Some 350 people convicted of misdemeanor marijuana crimes in Manhattan will have their offenses hidden from public criminal records under a new class-action settlement, the Wall Street Journal reports. Manhattan District Attorney Cyrus Vance Jr. and attorneys from nonprofit and pro-bono legal-services groups, including the Legal Aid Society, collaborated for nearly a year on the petition to seal criminal records of some marijuana offenses, such as smoking in public or possessing less than 25 grams of the drug. The attorneys called the settlement an unprecedented first step that could result in additional class-action cases, potentially affecting thousands of people. It could lead to similar criminal convictions being sealed in other boroughs and across the state, the attorneys said.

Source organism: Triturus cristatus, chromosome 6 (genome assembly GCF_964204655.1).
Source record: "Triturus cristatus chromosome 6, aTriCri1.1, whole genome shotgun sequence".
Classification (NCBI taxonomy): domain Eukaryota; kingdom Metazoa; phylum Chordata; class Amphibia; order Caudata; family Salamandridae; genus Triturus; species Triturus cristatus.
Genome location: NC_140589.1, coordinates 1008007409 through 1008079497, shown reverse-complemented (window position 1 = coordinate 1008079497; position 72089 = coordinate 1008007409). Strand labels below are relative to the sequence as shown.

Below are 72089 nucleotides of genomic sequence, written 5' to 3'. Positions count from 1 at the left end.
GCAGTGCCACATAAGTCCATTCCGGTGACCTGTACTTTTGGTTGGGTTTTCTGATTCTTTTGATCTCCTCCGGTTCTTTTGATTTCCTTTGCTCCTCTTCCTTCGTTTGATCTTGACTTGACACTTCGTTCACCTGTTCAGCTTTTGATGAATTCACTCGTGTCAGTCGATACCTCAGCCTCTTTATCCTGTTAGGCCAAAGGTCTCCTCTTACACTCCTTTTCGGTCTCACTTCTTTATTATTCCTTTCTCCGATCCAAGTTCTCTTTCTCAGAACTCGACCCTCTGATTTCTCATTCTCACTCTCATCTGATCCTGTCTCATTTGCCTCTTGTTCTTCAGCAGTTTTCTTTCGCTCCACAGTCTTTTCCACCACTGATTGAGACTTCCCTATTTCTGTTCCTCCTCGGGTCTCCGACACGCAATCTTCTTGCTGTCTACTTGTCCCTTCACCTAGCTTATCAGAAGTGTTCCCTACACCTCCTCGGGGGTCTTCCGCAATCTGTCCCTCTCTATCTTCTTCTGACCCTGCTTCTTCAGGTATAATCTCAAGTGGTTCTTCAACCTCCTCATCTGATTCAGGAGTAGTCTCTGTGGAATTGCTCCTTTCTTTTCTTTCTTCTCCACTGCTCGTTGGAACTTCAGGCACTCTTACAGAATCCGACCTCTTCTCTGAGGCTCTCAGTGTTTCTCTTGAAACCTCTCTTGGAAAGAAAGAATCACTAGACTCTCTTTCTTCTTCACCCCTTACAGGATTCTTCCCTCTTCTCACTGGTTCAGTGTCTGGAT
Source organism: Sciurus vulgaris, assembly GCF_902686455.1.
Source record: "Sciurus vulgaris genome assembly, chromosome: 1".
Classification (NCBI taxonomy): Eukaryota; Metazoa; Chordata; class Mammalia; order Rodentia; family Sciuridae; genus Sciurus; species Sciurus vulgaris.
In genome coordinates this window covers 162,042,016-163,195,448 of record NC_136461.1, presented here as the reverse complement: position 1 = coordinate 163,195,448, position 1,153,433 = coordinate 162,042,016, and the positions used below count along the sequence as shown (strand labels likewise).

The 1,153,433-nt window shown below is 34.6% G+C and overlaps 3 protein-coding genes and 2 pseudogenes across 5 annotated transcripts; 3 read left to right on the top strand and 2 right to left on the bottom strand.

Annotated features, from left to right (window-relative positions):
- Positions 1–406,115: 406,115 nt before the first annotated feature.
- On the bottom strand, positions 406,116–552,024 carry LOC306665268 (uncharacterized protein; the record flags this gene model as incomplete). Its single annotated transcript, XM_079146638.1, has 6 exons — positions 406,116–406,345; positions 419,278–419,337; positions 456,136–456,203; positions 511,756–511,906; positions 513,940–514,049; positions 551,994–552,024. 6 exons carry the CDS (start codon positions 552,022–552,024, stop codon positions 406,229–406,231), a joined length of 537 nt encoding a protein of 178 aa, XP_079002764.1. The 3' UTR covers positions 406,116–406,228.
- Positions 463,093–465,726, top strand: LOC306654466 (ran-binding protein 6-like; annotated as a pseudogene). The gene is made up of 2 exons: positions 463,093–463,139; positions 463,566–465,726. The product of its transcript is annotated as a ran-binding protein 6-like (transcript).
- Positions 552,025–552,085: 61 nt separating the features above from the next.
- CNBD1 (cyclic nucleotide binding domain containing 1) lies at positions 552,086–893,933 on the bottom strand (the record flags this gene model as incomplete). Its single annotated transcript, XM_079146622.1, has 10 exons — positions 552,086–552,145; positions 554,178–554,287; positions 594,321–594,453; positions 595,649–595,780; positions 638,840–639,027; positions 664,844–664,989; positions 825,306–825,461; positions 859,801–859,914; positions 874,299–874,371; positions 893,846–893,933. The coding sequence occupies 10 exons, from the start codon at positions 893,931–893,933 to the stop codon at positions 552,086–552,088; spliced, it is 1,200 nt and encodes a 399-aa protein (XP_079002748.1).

Emma Goodman of the Legal Aid Society, said sealing criminal records can change lives and open doors for employment, housing, government programs and more. The change was made possible by a provision of New York’s Raise the Age Act, a package of criminal-justice reforms signed into law by Gov. Andrew Cuomo in 2017. Under the law, people who were convicted of up to two nonviolent, low-level offenses, but had no other contact with the criminal-justice system for a decade, are eligible to petition local authorities to seal the convictions on their records, making them invisible to anyone except for law enforcement. Approximately 600,000 people across New York state are eligible for the Raise the Age program. Only 1,200 have taken advantage of it so far due to a lack of awareness and difficulty executing the paperwork. Vance said he is considering applying the precedent set by the case to other people who are eligible to have convictions sealed from their records. He said New York City’s relatively low crime levels have created a setting for criminal-justice overhauls.